Philippe Gaspar

Gilles Larnicol

Pierre-Yves. Le Traon

CLS Space Oceanography Division
Collecte Localisation Satellites (CLS)
Space Oceanography Division
8-10 rue Hermès
F- 31526 Ramonville, France
Tel: 33-(0)561 39 47 80; Fax: 33-(0)561 75 10 14

Philippe Gaspar received a PhD in Applied Sciences (Physical Oceanography) in 1985 from the University of Louvain (Belgium). He started work in satellite oceanography as a Post-Doctoral Associate in the Department of Earth, Atmospheric and Planetary Sciences of the Massachusetts Institute of Technology. Since 1990, he leads the CLS Space Oceanography Division. His main fields of interest include the oceanic mixed layer physics, the oceanic response to atmospheric pressure forcing and the sea state bias in radar altimeter measurements of the sea level.

Koblinsky, C.J., P. Gaspar and G. Lagerloef, 1992: The future of spaceborne altimetry: Oceans and climate changes. Joint Oceanographic Institutions Inc., 75 pp.

Verron, J., L. Cloutier and P. Gaspar, 1996: Assessing dual-satellite altimetric missions for observing the midlatitude oceans. J. Atmos. Ocean. Tech., 13, 1073-1089.

Gaspar, P. and R.M. Ponte, 1997: Relation between sea level and barometric pressure determined from altimeter data and model simulations. J. Geophys. Res., 102, 961-971.

Gaspar, P., and J.P. Florens, 1998: Estimation of the sea state bias in radar altimeter measurements of sea level: results from a new nonparametric method. J. Geophys. Res., 103, 15803-15814.

Gilles Larnicol received an engineering degree from the Ecole Nationale des Techniques Avancées (ENSTA) in oceanography and meteorology. He joined the CLS Space Oceanographic Division in 1994 and got a PhD in physical oceanography from the University of Brest in 1998. His thesis dealt with the inverse modelling of the large scale Atlantic ocean circulation using altimetry and in situ data. He is now involved in the analysis of Mediterranean sea ocean circulation from altimetry and in the MERCATOR project (comparison of altimetry and in-situ data).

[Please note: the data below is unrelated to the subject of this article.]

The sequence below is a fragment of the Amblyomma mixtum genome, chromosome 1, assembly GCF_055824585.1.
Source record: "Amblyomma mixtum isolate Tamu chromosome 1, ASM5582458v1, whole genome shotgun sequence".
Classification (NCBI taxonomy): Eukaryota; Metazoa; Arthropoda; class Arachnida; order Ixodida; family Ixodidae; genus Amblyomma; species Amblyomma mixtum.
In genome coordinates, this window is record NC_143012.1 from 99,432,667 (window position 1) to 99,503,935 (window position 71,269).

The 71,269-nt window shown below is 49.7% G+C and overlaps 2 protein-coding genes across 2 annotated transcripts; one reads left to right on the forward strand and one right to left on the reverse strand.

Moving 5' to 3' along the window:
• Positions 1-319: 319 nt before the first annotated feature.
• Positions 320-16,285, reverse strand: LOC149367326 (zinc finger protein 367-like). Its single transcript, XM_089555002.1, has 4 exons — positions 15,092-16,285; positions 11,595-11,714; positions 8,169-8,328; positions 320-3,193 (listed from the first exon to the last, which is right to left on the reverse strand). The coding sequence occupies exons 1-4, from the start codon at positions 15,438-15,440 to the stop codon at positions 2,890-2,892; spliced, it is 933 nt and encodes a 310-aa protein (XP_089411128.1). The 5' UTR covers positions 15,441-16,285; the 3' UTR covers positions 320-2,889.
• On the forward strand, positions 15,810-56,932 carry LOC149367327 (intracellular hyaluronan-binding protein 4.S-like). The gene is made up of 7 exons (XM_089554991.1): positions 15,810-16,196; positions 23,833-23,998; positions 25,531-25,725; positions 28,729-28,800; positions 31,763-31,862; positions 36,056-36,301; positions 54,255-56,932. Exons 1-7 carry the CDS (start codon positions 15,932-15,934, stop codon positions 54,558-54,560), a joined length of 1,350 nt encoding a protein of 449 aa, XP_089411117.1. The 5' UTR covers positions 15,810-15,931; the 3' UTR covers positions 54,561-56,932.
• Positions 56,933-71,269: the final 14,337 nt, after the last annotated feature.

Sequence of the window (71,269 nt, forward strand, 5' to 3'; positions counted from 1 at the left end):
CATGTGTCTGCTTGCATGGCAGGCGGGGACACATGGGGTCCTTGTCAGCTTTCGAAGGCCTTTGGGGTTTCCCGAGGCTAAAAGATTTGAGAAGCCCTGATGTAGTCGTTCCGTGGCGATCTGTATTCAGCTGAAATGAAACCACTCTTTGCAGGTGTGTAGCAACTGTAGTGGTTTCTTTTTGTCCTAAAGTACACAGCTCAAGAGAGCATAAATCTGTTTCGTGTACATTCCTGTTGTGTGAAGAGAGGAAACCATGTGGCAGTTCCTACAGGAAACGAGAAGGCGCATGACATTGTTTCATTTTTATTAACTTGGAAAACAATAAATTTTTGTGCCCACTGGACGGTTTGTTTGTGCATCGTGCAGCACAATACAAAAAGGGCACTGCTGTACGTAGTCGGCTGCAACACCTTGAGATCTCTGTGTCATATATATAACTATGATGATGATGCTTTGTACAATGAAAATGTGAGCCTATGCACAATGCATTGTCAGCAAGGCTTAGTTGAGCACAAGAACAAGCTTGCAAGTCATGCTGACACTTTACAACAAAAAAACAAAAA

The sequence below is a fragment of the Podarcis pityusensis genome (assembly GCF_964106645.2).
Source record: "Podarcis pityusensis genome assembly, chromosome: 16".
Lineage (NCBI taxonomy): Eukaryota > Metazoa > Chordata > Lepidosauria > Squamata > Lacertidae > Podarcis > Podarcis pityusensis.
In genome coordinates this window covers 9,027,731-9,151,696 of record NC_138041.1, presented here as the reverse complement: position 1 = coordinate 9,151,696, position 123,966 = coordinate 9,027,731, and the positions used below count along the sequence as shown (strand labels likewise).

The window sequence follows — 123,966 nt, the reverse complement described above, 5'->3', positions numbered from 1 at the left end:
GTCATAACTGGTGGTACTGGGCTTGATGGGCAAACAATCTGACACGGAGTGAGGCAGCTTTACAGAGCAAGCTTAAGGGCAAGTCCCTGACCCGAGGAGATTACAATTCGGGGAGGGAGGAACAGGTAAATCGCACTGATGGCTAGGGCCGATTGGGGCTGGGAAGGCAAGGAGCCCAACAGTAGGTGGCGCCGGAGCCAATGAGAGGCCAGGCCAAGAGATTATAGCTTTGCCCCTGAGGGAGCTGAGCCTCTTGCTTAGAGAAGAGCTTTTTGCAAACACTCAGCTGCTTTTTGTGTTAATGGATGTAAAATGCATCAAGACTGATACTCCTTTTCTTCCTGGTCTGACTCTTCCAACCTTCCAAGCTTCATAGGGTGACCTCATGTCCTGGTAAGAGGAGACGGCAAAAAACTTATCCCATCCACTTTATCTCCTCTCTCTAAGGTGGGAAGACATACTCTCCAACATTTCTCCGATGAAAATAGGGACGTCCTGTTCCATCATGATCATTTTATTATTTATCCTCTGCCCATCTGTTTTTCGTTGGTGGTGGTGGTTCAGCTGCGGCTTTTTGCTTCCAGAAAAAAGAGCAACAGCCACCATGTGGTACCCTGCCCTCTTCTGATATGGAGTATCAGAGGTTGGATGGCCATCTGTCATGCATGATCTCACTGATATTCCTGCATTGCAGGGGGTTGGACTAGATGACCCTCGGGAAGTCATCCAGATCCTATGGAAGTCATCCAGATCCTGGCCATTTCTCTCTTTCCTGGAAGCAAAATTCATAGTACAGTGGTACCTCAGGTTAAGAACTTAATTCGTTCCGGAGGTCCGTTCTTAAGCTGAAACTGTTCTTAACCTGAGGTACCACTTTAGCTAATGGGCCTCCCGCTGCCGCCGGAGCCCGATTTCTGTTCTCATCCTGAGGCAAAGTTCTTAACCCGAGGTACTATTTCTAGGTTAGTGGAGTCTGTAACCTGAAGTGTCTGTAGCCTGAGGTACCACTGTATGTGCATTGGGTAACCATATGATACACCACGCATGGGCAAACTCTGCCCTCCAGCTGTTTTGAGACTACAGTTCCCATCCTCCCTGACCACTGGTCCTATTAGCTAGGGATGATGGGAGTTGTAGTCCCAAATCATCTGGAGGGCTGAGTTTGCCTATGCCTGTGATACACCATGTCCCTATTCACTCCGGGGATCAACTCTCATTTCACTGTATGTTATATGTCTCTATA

Larnicol G., P.Y. Le Traon, N. Ayoub, P. De Mey, Mean seal level and surface circulation variability of the Mediterranean sea from 2 years of TOPEX/POSEIDON altimetry, J. Geophys. Res., Vol 100, C12, p 25,163-25,177, 1995

Larnicol G., Analyse de la réponse de l'océan atlantique au forçage saisonnier atmosphérique à partir des données altimétriques Topex/Poséidon et d'un modèle inverse non linéaire, Thèse de doctorat de l'Université de Bretagne Occidentale, 1998


Pierre-Yves. Le Traon received a MSc degree in Physical Oceanography from the University of Brest in 1985 and a PhD in Space Oceanography from the Toulouse University in 1990. He has been a research engineer at the CLS Space Oceanography Division since 1990 and is now head of its Ocean Studies Unit. He got an Habilitation à Diriger des Recherches from the Toulouse University in 1995. He is Principal Investigator of an ERS-1/ERS-2 proposal and Principal Investigator of a TOPEX/POSEIDON and Jason-1 proposal. He is a member of the Radar altimeter ENVISAT Science Advisory Group (SAG). He is also member of the GODAE (Global Ocean Data Assimilation) project office and responsible for the data component of the French MERCATOR (Global modelling and assimilation system) project.

Ayoub, N., P.Y. Le Traon and P. De Mey, 1998. Combining ERS-1 and Topex/Poseidon data to observe the variable oceanic circulation in the Mediterranean sea, J. Mar. Sys (in press.).

Le Traon, P.Y. and P. Gauzelin, 1997. Response of the Mediterranean mean sea level to atmospheric pressure forcing, J. Geophys. Res., 102, 973-984.

Le Traon, P.Y. and F. Ogor, 1998. ERS-1/2 orbit improvement using Topex/Poseidon : the 2 cm challenge, J. Geophys. Res.,103, 8045-8057.

Le Traon, P.Y., F. Nadal and N. Ducet, 1998. An improved mapping method of multi-satellite altimeter data, J. Atm. Ocean. Tech., 15, 522-534.

Role of CLS in the SMOS mission:

CLS role in the SMOS project would be, first, to help refine the science requirements for SSS data and, in particular:

  • to accurately define the space/time variability of the SS signal from existing data and then to define optimal strategies for SMOS geophysical data processing (analysis of the trade-off between noise reduction and signal removal).
  • to analyze the impact of SMOS data in model through inverse modelling and assimilation experiments.
  • CLS could then contribute to the specification of geophysical data processing algorithms over ocean, based on the results of the previous studies and knowledge of interferometric radiometry.